The report also contends that having three different principals between 2010 and 2012 led to high teacher turnover and a lack of vision that prevented the school from implementing longer-term programs to help its students learn. Then there was the lack of teaching resources, the report found, from teachers being forced to pay out of pocket for their own journals and maps, to an ongoing shortage of basics like textbooks.

The report claims all of these factors made lower test scores more likely and the school a candidate for closure.

Schools are not only buildings, but homes for many students who may not even have one stable home

Guggenheim had a high percentage of homeless students, with 22 percent of them “doubled up,” in a homeless shelter or living on the street. Academics is further down the list of concerns for these students as “homeless children have much more to worry about than understanding the daily lesson, practicing their reading, completing their homework or preparing for the [Illinois Standard Achievement Test]. They are concerned for their survival,” the report states.

Guggenheim had a 28.4 percent mobility rate, or percentage of students who had transferred in or out of the school, in 2011. This was higher than the district average of 17.6 percent and the statewide average of 12.8 percent during 2011--2012. Switching schools could have a devastating effect on students, the report found.

“Each time children change their school, they lose important mentors and friends. They often have to adapt to an entirely different curriculum, teaching style and school culture. Research estimates that because of these factors, students who switch schools lose 4-6 months of valuable academic time. This may even be a low estimate,” the report says.

And school closings only exacerbate the problem of students leaving the school at high rates, the report says. “A school closing inherently causes mobility, forcing all students to change schools, but schools with high homeless populations have an even more difficult time preparing their students for the disruption, as well as tracking them once the school has closed.”

Marisa de la Torre, a director for internal research capacity at the Consortium on Chicago School Research at the University of Chicago, has looked at the effects that closings had on student test scores both before and after they the closings were announced.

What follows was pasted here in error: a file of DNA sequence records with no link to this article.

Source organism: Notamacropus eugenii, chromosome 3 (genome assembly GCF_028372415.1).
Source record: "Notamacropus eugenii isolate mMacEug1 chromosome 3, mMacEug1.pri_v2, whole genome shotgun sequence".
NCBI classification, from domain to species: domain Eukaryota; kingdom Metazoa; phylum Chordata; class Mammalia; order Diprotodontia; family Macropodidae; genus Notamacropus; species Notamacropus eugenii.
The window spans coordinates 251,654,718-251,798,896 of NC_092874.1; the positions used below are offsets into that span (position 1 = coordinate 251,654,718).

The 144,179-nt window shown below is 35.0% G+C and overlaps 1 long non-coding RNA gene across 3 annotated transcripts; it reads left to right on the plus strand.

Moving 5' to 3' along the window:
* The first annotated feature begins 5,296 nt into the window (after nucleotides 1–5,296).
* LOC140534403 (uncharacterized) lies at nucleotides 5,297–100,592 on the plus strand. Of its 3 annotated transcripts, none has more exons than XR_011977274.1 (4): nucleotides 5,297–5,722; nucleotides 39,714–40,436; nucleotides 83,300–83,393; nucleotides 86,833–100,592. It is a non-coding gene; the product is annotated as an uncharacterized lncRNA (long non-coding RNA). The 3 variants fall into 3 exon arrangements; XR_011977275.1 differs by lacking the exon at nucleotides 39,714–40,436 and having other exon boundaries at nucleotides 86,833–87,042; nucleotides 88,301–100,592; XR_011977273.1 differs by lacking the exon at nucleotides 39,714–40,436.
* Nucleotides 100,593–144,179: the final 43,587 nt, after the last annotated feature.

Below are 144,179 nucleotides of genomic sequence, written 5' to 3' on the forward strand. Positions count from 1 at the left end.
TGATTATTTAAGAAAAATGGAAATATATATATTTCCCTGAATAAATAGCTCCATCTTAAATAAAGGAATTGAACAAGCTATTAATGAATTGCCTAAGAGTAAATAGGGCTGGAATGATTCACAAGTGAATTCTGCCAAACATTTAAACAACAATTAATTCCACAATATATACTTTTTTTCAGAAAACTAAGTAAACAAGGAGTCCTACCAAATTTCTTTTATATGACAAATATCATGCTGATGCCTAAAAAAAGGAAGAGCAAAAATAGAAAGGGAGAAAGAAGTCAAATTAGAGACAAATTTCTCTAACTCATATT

In the 2009 report, When Schools Close, de la Torre followed 5,500 students from 18 elementary schools that were closed between 2001 and 2006.  She looked at the schools for 2-4 years before and after the closings.

De la Torre found that once students left for their new schools the results in test scores were neutral but that there was a negative change after the closing was announced but before the move.

“We think this has to do with the way closings were done in the past,” she told The Chicago Reporter recently. “The announcement usually took place in December, January or February, and so there were a few months in between going to the new school which caused some anxiety for the parents, students and teachers.”

School disinvestment leads to a cycle of disinvestment for the community

Fewer students mean less need for shops and businesses, and that affects the community as a whole, the report contends:

“The district’s strategy would significantly reduce the likelihood of any future reinvestment or repopulating in the communities affected by school closure,” the report says. “If there is no local school to send their children, why would a family move to the area? If families are not moving into the area, why would businesses or the city spend money to beautify or provide new opportunities in the community?”

And there is a larger political role, the report goes on to state:

“CPS is creating a vicious cycle of disinvestment and population suppression that severely limits the ability of African-American communities on the South and West Sides to reemerge as thriving neighborhoods,” it says. “By closing neighborhood schools, CPS and Mayor Rahm Emanuel are declaring these communities dead zones that are unworthy of targeted investment.”

Photo credit: Chicago Public Media